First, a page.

The title of Flannery O’Connor’s short story “A Good Man is Hard to Find” points directly to the text’s primary interest in the meaning of goodness and its relation to spirituality. While the relationship between these concepts seems rather fixed according to the grandmother’s perspective early in the story, her encounter with The Misfit challenges her moral code and ultimately enlightens her moments before her untimely death. The most explicit conflict of the narrative is the grandmother’s fight for her life against The Misfit, but this interpersonal struggle arises from the thematic tension between performative goodness and spiritual goodness. Putting these two characters up against each other reveals the consequences of having a superficial and self-serving code of conduct, and the grandmother only becomes consciously aware of her role in this broader moral conflict in her final moments. 

O’Connor begins to establish the grandmother’s performative goodness right from the beginning of the story as she cites The Misfit’s escape as a reason for not wanting to travel to Florida. This justification, however, is not the first one given to explain why she so desperately wants to change their destination. O’Connor reveals that her initial motivation is a desire to visit her connections in Tennessee, and her disingenuous fear of The Misfit is secondary. The fact that the grandmother uses a moral argument to justify her selfish goal suggests that she is not as righteous as she believes herself to be. This debate over travel plans, which serves as the story’s inciting incident, elicits snarky attitudes from many of the family members which add to the tension of the moment. 

The rising action starts developing as the family gets in the car and begins their journey out of Atlanta. Throughout the car ride, the grandmother’s hubris is on full display, reinforcing the sense of superiority she feels as a result of her outward projection of goodness. She specifically dresses up for the trip to ensure that, in case of an accident, any onlookers would know she was a lady. With this logic, she draws on stereotypes regarding the assumed morality of both the upper classes and women. Beyond this visual display of the grandmother’s status, she dominates the family discussion in the car and chastises the children whenever they disagree with her. The irony that emerges when she mocks a little Black boy immediately after scolding the children for lacking respect serves as further evidence that she does not actually live up to the moral code that she projects.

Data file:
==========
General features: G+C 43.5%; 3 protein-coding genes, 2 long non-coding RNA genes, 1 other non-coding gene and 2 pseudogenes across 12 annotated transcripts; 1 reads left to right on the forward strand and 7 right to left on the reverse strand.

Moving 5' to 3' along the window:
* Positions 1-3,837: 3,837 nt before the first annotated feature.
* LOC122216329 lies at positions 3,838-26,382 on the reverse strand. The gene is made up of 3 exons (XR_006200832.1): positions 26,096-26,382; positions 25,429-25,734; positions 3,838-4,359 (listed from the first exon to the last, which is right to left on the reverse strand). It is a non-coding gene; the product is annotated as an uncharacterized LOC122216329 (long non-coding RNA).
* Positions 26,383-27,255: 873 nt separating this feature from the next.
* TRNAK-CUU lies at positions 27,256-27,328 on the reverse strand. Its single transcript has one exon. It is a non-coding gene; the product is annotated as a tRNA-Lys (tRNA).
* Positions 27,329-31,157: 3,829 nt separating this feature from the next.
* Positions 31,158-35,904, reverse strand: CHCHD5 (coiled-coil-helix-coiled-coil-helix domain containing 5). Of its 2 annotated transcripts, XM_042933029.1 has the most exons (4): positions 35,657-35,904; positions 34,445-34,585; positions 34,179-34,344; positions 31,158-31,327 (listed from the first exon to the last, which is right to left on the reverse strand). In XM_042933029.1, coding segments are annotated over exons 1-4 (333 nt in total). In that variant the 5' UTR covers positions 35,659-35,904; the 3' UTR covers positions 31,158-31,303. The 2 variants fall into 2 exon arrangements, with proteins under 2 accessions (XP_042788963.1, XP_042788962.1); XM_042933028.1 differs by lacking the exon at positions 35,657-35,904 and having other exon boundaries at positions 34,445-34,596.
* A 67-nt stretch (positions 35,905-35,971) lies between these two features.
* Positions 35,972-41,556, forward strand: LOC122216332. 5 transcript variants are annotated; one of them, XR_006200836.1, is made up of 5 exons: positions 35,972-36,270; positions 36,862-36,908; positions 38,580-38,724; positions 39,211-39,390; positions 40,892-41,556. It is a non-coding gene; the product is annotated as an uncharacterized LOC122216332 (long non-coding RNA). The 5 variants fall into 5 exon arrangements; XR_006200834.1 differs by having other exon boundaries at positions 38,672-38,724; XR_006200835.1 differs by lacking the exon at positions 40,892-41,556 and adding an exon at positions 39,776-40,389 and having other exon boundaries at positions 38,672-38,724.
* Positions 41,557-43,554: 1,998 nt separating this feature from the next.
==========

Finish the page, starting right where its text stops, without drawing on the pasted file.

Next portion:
As the trip continues, the grandmother’s personal definition of “goodness” becomes even murkier as she engages in deceptive behavior. She intentionally lies to her family about the existence of a sliding panel and hidden treasure at the plantation house she wants to visit, a choice which seems particularly ironic given that moments before she had talked with Red Sam about the present lack of upstanding individuals. Much like her insistence on traveling to Tennessee instead of Florida, the grandmother’s lie is self-serving and emphasizes that she only cares about herself and not others. This act of deception, along with her hidden cat, cause their car to crash, an event which represents the first consequence of her performative goodness. The far more serious impacts, however, emerge as The Misfit and his companions arrive on the scene. This moment marks the beginning of the direct conflict between the grandmother and The Misfit as she begs for her life, and it makes even more clear the tension between disingenuous morals and their consequences.

The Misfit, with all of his doubt regarding faith and Jesus, ultimately reflects the most harmful effect of the performative goodness that the grandmother, and presumably many others, embrace. For a man who seems genuinely invested in knowing what truth looks like, the shallow acts of spirituality that people like the grandmother engage in are off-putting and turn him away from God entirely. The conflict between the grandmother’s false goodness and The Misfit’s complete rejection of goodness comes to a head when, at the climax of the story, she has a moment of epiphany and calls him “one of [her] own children.” In this moment, the grandmother sees past her performative morals and understands what spiritual goodness truly looks like as she reaches out to The Misfit as an equal human being. 

While this seems to resolve the broader thematic tension of the story, The Misfit’s response, shooting her three times in the chest, marks the conclusion of their physical conflict. The story’s falling action reveals that, even though he succeeds in their literal struggle, The Misfit changes upon seeing the grandmother’s final display of true goodness. Witnessing her moment of grace is enough to lose the pleasure he once felt in harming others, and this shift reveals the possibility for redemption.